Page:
- Getting people to take you seriously isn’t always easy.
- It depends on elements like your appearance, your speech, and your body language.
- We put together 15 tricks that will help you establish credibility quickly. Examples include saying “no” on occasion and giving a solid handshake.
Just because you’re smart, thoughtful, and competent doesn’t necessarily mean people perceive you that way.
If you want coworkers and friends to take you seriously, you’ve got to think seriously about the image you’re projecting – from your outfit to your speech to your body language.
To that end, we put together a list of 15 science- and expert-backed strategies to help you establish credibility, fast.
Get to work early
The early bird gets the … credibility?
Research from the Michael G. Foster School of Business at the University of Washington suggests that employees who get into the office early are generally perceived by their managers as more conscientious and receive higher performance ratings than employees who arrive later.
And it doesn’t matter if those who get in later stay later, too.
If you feel that you’d be more productive working from, say, 10 a.m. to 6 p.m. instead of 9 a.m. to 5 p.m., consider explaining the situation to your manager and confronting their potential “morning bias” head-on.
Say ‘no’ sometimes
Successful people have mastered the art of declining requests. In fact, when psychologist Mihaly Csikszentmihalyi wrote to a series of creative professors to interview them for a book he was writing, one-third responded “no,” typically citing a lack of time.
You can even say “no” to your boss on occasion – as long as you frame it the right way.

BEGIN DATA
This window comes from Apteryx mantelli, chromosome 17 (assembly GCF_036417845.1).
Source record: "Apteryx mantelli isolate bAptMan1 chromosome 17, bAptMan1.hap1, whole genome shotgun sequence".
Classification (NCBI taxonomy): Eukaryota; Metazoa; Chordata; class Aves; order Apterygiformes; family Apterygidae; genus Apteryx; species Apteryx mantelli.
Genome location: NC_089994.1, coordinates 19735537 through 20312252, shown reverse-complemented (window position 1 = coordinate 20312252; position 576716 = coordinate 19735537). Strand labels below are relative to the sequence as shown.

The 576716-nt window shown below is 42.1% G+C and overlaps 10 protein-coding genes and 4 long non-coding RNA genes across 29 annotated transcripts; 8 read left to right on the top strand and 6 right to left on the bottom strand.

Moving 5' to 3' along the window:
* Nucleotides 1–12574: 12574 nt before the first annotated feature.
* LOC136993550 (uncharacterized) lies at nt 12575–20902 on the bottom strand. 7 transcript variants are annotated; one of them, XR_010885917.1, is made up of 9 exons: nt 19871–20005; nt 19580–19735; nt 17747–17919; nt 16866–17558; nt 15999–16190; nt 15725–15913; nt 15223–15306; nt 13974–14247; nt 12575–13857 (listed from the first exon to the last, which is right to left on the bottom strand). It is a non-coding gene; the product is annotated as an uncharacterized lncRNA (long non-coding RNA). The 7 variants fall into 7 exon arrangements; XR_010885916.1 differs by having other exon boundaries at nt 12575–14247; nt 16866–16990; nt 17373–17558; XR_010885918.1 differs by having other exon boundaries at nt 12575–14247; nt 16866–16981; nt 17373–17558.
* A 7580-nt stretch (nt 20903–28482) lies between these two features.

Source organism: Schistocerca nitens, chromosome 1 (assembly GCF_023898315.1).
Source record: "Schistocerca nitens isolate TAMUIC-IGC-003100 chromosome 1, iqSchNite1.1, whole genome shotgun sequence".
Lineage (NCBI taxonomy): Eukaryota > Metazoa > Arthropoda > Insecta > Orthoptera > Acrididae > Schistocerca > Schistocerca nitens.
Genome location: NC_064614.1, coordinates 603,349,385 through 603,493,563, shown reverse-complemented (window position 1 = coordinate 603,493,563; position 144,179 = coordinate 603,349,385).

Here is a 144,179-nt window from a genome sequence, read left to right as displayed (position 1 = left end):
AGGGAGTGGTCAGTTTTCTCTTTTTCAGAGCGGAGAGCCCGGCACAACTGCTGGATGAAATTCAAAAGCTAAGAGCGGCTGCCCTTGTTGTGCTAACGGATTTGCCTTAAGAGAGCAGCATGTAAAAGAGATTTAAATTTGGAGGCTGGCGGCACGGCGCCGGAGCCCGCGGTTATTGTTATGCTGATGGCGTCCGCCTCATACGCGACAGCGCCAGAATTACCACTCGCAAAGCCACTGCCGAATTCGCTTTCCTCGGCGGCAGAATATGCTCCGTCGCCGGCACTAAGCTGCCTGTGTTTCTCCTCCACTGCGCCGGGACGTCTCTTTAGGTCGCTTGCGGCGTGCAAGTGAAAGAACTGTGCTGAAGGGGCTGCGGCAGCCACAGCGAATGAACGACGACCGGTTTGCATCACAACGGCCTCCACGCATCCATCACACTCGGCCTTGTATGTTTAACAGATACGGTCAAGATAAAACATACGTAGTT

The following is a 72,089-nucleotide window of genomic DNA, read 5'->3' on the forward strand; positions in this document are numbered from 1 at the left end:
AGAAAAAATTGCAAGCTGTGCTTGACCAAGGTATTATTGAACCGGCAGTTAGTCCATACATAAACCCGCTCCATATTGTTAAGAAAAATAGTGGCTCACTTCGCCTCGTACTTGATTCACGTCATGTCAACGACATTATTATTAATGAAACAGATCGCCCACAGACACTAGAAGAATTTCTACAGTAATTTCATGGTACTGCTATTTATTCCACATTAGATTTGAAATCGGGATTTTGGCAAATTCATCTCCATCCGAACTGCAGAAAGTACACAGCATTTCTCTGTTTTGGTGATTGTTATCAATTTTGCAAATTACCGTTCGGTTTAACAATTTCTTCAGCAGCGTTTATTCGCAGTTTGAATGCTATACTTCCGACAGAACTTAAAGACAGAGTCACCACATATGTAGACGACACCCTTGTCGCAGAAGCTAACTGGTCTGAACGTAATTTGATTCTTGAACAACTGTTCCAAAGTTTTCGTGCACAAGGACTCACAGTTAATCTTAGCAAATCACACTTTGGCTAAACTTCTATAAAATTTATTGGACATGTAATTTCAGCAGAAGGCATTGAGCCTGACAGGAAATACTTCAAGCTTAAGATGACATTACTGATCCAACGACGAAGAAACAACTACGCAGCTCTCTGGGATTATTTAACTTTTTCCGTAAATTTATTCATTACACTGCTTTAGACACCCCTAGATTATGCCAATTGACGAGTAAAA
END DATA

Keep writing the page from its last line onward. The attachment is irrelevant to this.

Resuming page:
For example, if your boss assigns you a project but you’re already overloaded with other projects, national workplace expert Lynn Taylor recommends saying something like: “I would be happy to do that project, but what that could mean is that [whatever other project you’re working on] will have to be put off until tomorrow, because I was actually going to spend the next three hours finishing that proposal. Would you like me to put that off?”
The idea here is not to blindly agree to every request that comes your way – even if it seems impossible to decline.
Resist the temptation to flaunt your fancy vocabulary.
A 2012 Princeton study – with the fitting title “Consequences of erudite vernacular utilised irrespective of necessity: problems with using long words needlessly” – found that clumsily using big words often causes people to think you’re less intelligent.
In one of a series of experiments, researchers selected a sociology dissertation abstract with lots of long words and created a “simplified” version by replacing every word of nine or more letters with its second shortest entry in the Microsoft Word 2000 thesaurus. Then they asked 35 Stanford undergrads to read the dissertation and rate both the author’s intelligence and how difficult the writing was to understand.
Results showed that the simplified version was perceived as less complex – and its author was judged as more intelligent.
In one small study, researchers at the University of Vienna had 76 participants look at 78 images of faces – some without glasses, some with full-rim glasses, and some with rimless glasses – and rate them on a number of traits, including intelligence and attractiveness.